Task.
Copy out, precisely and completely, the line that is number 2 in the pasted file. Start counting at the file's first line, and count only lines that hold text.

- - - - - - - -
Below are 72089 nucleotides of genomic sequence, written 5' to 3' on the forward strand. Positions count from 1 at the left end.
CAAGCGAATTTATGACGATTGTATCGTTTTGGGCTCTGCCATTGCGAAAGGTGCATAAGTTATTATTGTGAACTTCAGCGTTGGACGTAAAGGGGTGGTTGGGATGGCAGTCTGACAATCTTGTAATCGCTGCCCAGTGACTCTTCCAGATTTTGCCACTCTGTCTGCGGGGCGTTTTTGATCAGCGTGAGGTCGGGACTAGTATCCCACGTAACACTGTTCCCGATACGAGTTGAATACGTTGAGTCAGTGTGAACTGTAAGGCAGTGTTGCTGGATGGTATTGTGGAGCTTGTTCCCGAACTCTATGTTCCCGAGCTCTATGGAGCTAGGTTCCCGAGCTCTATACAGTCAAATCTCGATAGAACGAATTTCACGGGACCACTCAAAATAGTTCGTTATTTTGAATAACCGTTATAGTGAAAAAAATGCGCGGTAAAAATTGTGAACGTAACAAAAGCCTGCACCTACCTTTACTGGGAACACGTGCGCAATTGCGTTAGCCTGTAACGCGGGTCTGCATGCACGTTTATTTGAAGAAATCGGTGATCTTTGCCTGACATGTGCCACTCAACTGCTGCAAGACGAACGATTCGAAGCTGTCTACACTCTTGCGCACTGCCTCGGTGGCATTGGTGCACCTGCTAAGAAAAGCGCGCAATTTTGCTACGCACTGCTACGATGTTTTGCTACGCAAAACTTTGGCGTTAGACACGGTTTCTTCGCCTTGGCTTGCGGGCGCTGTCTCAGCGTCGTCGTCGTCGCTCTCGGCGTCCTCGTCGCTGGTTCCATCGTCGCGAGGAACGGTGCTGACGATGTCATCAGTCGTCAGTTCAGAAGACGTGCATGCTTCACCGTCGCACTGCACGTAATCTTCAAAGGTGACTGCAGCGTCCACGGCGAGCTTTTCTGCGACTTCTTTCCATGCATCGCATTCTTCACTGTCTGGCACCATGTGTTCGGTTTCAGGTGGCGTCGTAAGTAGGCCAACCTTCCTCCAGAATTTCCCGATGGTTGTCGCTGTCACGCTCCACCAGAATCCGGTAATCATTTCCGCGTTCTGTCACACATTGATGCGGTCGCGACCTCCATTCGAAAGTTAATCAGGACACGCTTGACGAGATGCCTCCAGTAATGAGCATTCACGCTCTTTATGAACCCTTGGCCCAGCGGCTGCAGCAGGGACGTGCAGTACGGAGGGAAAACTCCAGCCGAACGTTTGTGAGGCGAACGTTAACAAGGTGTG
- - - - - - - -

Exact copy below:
CAAGCGAATTTATGACGATTGTATCGTTTTGGGCTCTGCCATTGCGAAAGGTGCATAAGTTATTATTGTGAACTTCAGCGTTGGACGTAAAGGGGTGGTTGGGATGGCAGTCTGACAATCTTGTAATCGCTGCCCAGTGACTCTTCCAGATTTTGCCACTCTGTCTGCGGGGCGTTTTTGATCAGCGTGAGGTCGGGACTAGTATCCCACGTAACACTGTTCCCGATACGAGTTGAATACGTTGAGTCAGTGTGAACTGTAAGGCAGTGTTGCTGGATGGTATTGTGGAGCTTGTTCCCGAACTCTATGTTCCCGAGCTCTATGGAGCTAGGTTCCCGAGCTCTATACAGTCAAATCTCGATAGAACGAATTTCACGGGACCACTCAAAATAGTTCGTTATTTTGAATAACCGTTATAGTGAAAAAAATGCGCGGTAAAAATTGTGAACGTAACAAAAGCCTGCACCTACCTTTACTGGGAACACGTGCGCAATTGCGTTAGCCTGTAACGCGGGTCTGCATGCACGTTTATTTGAAGAAATCGGTGATCTTTGCCTGACATGTGCCACTCAACTGCTGCAAGACGAACGATTCGAAGCTGTCTACACTCTTGCGCACTGCCTCGGTGGCATTGGTGCACCTGCTAAGAAAAGCGCGCAATTTTGCTACGCACTGCTACGATGTTTTGCTACGCAAAACTTTGGCGTTAGACACGGTTTCTTCGCCTTGGCTTGCGGGCGCTGTCTCAGCGTCGTCGTCGTCGCTCTCGGCGTCCTCGTCGCTGGTTCCATCGTCGCGAGGAACGGTGCTGACGATGTCATCAGTCGTCAGTTCAGAAGACGTGCATGCTTCACCGTCGCACTGCACGTAATCTTCAAAGGTGACTGCAGCGTCCACGGCGAGCTTTTCTGCGACTTCTTTCCATGCATCGCATTCTTCACTGTCTGGCACCATGTGTTCGGTTTCAGGTGGCGTCGTAAGTAGGCCAACCTTCCTCCAGAATTTCCCGATGGTTGTCGCTGTCACGCTCCACCAGAATCCGGTAATCATTTCCGCGTTCTGTCACACATTGATGCGGTCGCGACCTCCATTCGAAAGTTAATCAGGACACGCTTGACGAGATGCCTCCAGTAATGAGCATTCACGCTCTTTATGAACCCTTGGCCCAGCGGCTGCAGCAGGGACGTGCAGTACGGAGGGAAAACTCCAGCCGAACGTTTGTGAGGCGAACGTTAACAAGGTGTG